Inside the corporate dash to buy up dentists’ offices, veterinary clinics and pharmacies14 min read
Jordyn Hewer had a plan: Go to veterinary school, get a decade of experience under his belt and then buy his own practice.
The first two steps went off without a hitch. He graduated from the University of Montreal’s veterinary school in 2011. He spent the next 10 years working as a small-animal veterinarian in private practices and shelters in Quebec and Ontario.
But it’s when he got to the third step – buying his own practice – that he ran into a serious problem. In the intervening years, the whole industry had changed.
Major corporate players had entered Canada’s veterinary industry, including VetStrategy – backed by U.S. private-equity firm Berkshire Partners, and recently merged with European pet-care chain IVC Evidensia – and VCA Canada, owned by international confectionery giant Mars Inc. The corporate chains were buying up independent veterinary practices, sparking bidding wars that saw the price of vet practices balloon from three or four times annual gross earnings to 10, 20, even 30 times that at the beginning of this year.
The buyouts meant multimillion-dollar paydays for veterinarians who already owned a practice. But for ambitious young professionals like Dr. Hewer, there was no way to compete. Even if he could somehow secure the funding to buy a practice at the prices they were now going for, he would be saddled with a mountain of debt he would struggle to pay off.
“It’s ridiculous,” said Dr. Hewer, who chose to leave the industry to work for a pet-food manufacturer. “When you translate that to how much debt that represents and how much you would need to pay that back in, let’s say, a five- to 10-year period, the numbers never add up.”
Fuelled by international private equity funds, consolidating firms have been on a tear in other health-professional fields as well, buying up practices in fields such as veterinary medicine, dental care, optometry and pharmacies and assembling them into chains. Practitioners who sell to corporate owners typically get back-office support through the firm’s technology and staff, help with marketing, and reduced management responsibilities. The buyers, meanwhile, get businesses with steady streams of revenue, and profits that can be boosted by centralizing equipment and administrative functions, and ordering supplies in bulk. In the vast majority of cases, the old branding remains intact after a purchase happens, so patients and customers have no idea their once-independent practice has been taken over by corporate ownership.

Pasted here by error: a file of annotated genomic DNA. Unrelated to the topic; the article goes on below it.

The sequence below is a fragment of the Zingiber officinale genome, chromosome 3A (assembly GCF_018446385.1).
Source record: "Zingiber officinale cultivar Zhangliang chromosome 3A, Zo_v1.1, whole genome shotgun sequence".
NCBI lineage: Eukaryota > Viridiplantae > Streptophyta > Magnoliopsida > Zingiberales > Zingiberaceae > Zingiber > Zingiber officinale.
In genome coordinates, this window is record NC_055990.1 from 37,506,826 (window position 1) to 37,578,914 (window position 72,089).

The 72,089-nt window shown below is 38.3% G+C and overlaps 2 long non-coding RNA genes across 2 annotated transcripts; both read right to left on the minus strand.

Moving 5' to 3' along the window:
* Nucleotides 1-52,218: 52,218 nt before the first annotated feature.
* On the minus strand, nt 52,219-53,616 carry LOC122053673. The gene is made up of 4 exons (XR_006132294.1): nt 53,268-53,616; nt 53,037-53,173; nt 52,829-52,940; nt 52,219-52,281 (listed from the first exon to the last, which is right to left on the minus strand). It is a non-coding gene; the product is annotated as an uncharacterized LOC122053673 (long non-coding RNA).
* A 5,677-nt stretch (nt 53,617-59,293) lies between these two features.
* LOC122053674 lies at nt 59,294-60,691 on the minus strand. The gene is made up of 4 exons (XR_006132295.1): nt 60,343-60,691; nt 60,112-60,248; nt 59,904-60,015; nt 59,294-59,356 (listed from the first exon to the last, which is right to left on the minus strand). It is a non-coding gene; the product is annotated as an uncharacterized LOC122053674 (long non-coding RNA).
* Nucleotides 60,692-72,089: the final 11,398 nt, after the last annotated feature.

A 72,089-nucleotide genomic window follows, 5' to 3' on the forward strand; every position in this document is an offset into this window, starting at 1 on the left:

Consolidation within these fields is still relatively low in Canada, but it is building fast – in less than a decade, nearly a quarter of vet practices have been bought by corporate owners.
“I’ve never seen anything like it,” said Douglas Jack, a leading veterinary lawyer at Borden Ladner Gervais LLP. “I’ve been practicing law for 37 years. It just became a frenzy among the consolidators.”
The recent acquisitions are part of a wave of increased activity from private-equity firms across the globe, as they search for new fields to generate yield by consolidating fragmented industries and extracting profits. In Canada, consolidators have spent billions in sectors as varied as waste management and legal software.
The approach has fuelled greater corporate concentration, which critics say will reduce consumer choice and drive up prices by driving down competition. And private-equity’s drive for efficiency could also affect the quality of care, for example by reducing the time a professional can spend on procedures.
In countries where the trend is further along – such as the United States and Britain – some government bodies and regulators are raising concerns that corporate concentration is leading to unfair prices and unreliable care.
“What regulators need to start thinking about is when smaller deals accumulate to the point where a market concentration problem develops, either locally or nationally,” said Jon Shell, managing director of Social Capital Partners, and a veteran of the vet industry in Canada and Australia. “That can be bad for employees and consumer choice. They don’t seem to be looking at these smaller deals at all now, because it’s not a today problem.”
In the past, individual practices were responsible not just for offering health services but for operating business functions, too. Then provincial governments began allowing medical professionals to form corporations, often to access preferential tax treatment. This opened the door to outsourcing administrative services – often by hiving them off into a separate management corporation – and, ultimately, to ownership by for-profit companies. (While most provinces still require that a licensed professional own the medical operations of a practice, corporate buyers can find a workaround that enables them to acquire them. They might employ a licensed professional, for instance, who’s legally eligible to assume ownership of the medical assets.)